Honda say that a large part of their apparent improvement this season is also due to a large step forward on the chassis front from Red Bull Racing.
Honda power has won the five most recent Grand Prix, with Red Bull taking every victory since the Monaco weekend. With power hungry circuits like Paul Ricard and the Red Bull Ring included, Honda's Toyoharu Tanabe has said the complete package of the car with the power unit is what is making the engine appear deceptively powerful.
“Performance at the track always comes from the package of the car, the chassis and the power unit,” Tanabe told The Race.
“Maybe people pointing at Honda power unit improvement is not good for the Red Bull people.
“Red Bull improved a lot on their chassis. That’s why our performance has improved.”
With Honda now appearing to be a match for the benchmark Mercedes power unit, Tanabe-san felt that it's too difficult to gauge exactly where they land in the pecking order.
"We keep analysing our position, compared to the other PU manufacturers, so that analysis, including the chassis performance as well, so if you have a good car with less downforce, sometimes you see a good engine power performance, so it’s a little bit difficult to judge.
"Then our current results give us a… still we are not number one so as I said, we cannot improve the pure performance, like the IC performance, then we are working on very hard how to use the PU efficiently at the track, so we want to use current hardware more efficiently with team engineers."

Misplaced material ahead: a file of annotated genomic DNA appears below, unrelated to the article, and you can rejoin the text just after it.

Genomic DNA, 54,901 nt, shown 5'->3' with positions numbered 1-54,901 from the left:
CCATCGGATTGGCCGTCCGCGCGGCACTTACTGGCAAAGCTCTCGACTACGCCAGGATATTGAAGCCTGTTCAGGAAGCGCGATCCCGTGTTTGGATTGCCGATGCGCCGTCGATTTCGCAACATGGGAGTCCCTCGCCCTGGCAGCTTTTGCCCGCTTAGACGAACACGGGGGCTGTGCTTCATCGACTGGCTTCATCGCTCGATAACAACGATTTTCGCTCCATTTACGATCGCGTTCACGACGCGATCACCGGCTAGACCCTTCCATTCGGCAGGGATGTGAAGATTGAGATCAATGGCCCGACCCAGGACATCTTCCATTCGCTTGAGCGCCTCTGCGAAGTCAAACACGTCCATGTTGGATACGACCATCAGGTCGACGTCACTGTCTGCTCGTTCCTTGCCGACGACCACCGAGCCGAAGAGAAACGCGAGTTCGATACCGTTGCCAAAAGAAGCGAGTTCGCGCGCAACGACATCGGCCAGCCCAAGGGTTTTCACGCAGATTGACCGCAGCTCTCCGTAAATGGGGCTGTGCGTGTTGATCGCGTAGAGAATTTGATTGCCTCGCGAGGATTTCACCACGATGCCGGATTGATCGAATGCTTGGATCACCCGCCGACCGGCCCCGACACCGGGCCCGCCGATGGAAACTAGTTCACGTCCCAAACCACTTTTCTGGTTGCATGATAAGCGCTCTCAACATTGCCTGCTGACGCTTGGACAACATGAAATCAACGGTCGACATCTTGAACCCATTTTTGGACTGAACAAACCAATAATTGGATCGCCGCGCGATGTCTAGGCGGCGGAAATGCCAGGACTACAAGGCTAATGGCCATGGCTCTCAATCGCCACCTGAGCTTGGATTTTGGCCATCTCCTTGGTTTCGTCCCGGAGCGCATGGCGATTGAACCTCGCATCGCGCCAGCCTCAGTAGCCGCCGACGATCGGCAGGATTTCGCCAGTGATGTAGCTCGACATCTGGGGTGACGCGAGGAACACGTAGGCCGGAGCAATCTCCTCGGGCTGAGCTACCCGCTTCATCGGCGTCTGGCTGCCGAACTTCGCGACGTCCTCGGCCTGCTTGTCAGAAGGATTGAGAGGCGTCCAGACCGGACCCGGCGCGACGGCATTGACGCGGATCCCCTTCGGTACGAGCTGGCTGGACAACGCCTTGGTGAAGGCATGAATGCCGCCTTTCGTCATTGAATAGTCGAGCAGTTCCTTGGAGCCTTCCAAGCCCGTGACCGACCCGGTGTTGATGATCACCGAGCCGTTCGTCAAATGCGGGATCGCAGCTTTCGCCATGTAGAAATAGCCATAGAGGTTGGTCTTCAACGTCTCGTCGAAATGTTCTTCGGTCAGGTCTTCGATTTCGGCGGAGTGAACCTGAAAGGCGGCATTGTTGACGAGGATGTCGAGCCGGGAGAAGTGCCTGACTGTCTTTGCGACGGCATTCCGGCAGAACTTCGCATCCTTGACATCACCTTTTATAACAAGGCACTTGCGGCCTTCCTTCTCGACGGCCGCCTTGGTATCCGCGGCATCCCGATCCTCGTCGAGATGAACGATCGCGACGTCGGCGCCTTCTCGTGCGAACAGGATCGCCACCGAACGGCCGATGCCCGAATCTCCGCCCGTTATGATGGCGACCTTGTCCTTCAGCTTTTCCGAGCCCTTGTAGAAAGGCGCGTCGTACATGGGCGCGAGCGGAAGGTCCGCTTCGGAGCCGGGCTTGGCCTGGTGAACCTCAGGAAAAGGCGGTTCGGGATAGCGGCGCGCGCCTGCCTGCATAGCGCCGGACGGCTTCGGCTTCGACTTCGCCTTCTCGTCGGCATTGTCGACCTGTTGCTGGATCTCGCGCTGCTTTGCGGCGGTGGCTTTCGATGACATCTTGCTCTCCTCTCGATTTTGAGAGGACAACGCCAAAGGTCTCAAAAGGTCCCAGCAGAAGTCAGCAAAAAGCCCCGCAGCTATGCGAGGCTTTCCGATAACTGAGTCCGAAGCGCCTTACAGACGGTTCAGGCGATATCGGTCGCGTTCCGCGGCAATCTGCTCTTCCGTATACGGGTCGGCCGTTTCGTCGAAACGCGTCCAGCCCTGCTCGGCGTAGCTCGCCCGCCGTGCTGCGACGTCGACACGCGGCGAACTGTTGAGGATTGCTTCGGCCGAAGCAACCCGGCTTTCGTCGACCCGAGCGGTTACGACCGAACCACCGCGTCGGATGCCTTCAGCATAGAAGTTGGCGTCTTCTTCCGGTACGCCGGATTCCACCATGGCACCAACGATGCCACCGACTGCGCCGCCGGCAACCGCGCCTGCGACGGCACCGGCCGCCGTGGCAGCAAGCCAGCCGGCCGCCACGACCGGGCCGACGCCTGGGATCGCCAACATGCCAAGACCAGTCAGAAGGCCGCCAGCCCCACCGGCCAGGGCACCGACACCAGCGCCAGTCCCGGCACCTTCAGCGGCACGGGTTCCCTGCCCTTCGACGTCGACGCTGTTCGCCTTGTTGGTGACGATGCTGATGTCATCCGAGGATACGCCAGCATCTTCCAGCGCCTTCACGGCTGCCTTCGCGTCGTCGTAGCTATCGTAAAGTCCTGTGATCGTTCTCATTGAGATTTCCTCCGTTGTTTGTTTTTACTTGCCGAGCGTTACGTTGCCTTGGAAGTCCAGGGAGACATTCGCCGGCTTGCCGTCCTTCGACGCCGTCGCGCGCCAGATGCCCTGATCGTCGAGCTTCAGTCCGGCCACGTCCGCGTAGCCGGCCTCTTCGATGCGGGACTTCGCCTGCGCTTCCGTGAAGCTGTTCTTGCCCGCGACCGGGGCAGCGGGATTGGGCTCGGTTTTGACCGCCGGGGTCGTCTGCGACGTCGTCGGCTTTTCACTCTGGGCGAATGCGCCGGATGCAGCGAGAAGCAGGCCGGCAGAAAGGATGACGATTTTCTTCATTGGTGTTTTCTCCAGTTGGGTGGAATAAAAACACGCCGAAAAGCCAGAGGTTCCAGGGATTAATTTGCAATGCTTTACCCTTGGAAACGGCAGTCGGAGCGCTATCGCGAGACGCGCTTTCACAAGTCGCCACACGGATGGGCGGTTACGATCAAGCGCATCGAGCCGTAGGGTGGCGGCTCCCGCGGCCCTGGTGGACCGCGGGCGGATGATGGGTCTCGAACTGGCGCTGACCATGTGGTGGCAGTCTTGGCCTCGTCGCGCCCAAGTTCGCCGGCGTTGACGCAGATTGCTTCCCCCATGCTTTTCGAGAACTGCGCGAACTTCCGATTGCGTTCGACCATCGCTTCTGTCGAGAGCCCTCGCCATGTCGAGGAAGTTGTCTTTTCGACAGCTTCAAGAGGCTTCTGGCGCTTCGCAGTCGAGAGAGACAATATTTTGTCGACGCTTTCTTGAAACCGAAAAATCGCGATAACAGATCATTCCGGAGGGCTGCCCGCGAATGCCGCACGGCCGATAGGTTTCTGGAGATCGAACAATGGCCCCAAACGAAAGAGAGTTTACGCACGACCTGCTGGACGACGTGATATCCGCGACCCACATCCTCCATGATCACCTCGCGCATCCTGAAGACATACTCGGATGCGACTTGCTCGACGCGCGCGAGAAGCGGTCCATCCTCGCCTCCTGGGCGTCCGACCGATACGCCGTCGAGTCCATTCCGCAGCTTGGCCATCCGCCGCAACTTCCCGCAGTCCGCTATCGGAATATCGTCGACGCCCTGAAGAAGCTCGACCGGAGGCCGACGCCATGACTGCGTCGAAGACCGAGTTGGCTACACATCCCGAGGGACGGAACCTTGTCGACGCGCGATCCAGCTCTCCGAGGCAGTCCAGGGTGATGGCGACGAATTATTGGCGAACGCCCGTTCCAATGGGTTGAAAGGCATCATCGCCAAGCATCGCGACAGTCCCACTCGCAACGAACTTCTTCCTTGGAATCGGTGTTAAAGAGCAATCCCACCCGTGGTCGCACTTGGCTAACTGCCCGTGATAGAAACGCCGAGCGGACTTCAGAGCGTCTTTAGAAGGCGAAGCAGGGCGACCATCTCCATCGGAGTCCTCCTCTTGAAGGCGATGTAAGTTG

Much was made of the supposedly upgraded Honda power units that were rolled out for the French Grand Prix. Honda introduced their second power units of the season at that race, which included a reliability fix that allowed Red Bull and AlphaTauri to utilise more of the engine's potential after early season vibration issues.
This led to comments from Mercedes' Toto Wolff and Lewis Hamilton, insinuating that performance updates had happened to give the Honda powered Red Bulls such immense straight line speed. But Tanabe-san explained that this isn't the case.
“The driver usually thinks if you have a deficit on the straight, it’s engine power,” Tanabe told The Race.
“If you have a big wing, of course you understand you are slow. But as a package you don’t know how much drag you have or the other car has, or what the engine power difference is there.
“Repeat comments from the driver are always engine power, engine power. So I’m not very surprised.
“But teams should know the difference between the power units. They keep watching the difference between the power units. And they know their drag level. Also they can estimate the competitor’s drag level as well.
“So, I think you should know that Honda doesn’t improve with the second power unit.”